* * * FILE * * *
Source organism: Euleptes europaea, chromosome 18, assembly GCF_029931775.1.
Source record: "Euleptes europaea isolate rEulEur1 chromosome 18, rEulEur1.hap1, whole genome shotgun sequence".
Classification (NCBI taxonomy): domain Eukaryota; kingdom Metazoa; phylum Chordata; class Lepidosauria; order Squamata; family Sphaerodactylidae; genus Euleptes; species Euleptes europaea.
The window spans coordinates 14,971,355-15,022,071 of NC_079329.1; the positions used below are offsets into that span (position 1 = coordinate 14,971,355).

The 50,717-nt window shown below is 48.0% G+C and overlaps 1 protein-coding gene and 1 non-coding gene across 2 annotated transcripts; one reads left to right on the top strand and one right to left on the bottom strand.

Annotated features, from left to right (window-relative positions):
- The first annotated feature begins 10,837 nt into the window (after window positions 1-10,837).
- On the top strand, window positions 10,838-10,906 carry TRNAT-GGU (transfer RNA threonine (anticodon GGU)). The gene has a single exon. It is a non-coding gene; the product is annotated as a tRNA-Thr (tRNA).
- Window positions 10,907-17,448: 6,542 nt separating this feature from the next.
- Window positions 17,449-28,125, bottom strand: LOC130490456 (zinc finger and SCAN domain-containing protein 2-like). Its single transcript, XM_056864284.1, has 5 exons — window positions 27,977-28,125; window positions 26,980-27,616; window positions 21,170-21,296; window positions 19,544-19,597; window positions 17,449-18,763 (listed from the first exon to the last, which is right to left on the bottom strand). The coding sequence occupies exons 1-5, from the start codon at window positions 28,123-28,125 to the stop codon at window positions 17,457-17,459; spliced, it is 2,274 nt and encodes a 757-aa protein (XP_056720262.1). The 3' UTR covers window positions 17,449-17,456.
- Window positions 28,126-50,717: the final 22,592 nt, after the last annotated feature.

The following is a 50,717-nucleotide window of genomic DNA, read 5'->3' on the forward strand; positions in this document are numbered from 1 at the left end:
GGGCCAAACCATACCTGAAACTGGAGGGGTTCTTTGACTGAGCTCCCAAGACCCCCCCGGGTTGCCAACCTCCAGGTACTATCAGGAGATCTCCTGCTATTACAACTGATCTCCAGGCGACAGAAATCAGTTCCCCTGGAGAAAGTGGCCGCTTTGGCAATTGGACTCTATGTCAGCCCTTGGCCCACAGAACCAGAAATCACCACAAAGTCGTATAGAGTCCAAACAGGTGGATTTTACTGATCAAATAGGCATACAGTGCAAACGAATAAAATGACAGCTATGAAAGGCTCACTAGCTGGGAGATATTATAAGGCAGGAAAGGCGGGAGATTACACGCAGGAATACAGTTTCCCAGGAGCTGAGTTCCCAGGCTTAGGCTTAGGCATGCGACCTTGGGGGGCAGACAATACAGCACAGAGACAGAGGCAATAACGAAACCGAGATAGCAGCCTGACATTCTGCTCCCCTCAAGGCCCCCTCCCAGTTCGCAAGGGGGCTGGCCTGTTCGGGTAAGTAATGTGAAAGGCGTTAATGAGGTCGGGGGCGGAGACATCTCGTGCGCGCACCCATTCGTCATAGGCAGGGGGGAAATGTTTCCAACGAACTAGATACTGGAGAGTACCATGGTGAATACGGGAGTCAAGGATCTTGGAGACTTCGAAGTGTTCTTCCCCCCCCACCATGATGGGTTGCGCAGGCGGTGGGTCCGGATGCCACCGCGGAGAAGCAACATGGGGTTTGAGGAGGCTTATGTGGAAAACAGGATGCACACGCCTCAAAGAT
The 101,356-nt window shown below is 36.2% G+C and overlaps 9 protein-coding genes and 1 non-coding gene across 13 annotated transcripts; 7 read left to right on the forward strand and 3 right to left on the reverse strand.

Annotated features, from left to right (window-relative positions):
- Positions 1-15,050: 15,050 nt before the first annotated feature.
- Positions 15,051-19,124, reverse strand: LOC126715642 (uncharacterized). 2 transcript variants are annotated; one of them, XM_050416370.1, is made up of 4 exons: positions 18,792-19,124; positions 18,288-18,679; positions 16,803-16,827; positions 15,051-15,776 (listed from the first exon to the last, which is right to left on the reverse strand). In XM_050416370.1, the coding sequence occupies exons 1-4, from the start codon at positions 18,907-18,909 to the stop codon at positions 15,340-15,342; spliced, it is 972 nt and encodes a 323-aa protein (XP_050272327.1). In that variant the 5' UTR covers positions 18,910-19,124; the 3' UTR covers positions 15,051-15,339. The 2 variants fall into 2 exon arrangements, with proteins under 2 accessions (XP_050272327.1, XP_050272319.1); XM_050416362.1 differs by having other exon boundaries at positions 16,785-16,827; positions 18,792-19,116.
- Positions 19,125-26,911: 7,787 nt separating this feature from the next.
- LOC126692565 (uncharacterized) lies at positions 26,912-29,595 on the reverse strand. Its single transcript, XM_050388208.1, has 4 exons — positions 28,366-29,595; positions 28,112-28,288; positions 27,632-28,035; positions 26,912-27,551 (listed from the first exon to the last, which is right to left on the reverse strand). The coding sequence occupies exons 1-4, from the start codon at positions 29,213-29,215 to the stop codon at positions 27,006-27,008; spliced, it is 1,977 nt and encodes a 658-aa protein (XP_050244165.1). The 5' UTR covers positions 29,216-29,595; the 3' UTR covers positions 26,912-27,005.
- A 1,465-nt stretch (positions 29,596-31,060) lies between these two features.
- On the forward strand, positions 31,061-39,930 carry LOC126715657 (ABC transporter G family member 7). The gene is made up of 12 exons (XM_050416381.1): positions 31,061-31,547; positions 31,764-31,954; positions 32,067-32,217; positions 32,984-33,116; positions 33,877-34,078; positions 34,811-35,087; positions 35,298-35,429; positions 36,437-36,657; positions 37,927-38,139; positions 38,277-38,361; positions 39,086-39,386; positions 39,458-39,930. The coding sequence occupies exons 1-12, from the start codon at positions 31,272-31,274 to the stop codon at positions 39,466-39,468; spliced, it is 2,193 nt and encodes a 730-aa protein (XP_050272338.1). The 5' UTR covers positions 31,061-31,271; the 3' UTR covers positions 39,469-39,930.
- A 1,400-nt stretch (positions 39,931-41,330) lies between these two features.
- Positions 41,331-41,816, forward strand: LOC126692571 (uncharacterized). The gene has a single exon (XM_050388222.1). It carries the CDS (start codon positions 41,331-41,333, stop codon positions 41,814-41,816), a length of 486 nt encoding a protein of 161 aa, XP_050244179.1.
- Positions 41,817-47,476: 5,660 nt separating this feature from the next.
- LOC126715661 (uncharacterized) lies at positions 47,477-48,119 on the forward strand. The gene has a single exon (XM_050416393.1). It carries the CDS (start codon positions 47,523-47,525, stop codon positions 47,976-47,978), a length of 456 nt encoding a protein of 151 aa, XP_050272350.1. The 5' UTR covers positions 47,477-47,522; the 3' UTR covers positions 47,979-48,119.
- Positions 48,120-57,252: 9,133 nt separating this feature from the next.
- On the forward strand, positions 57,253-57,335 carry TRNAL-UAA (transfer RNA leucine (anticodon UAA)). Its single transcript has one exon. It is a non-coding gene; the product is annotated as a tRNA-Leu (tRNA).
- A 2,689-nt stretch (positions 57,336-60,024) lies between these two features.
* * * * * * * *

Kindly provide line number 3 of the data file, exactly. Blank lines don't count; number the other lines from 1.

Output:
Classification (NCBI taxonomy): domain Eukaryota; kingdom Metazoa; phylum Chordata; class Lepidosauria; order Squamata; family Sphaerodactylidae; genus Euleptes; species Euleptes europaea.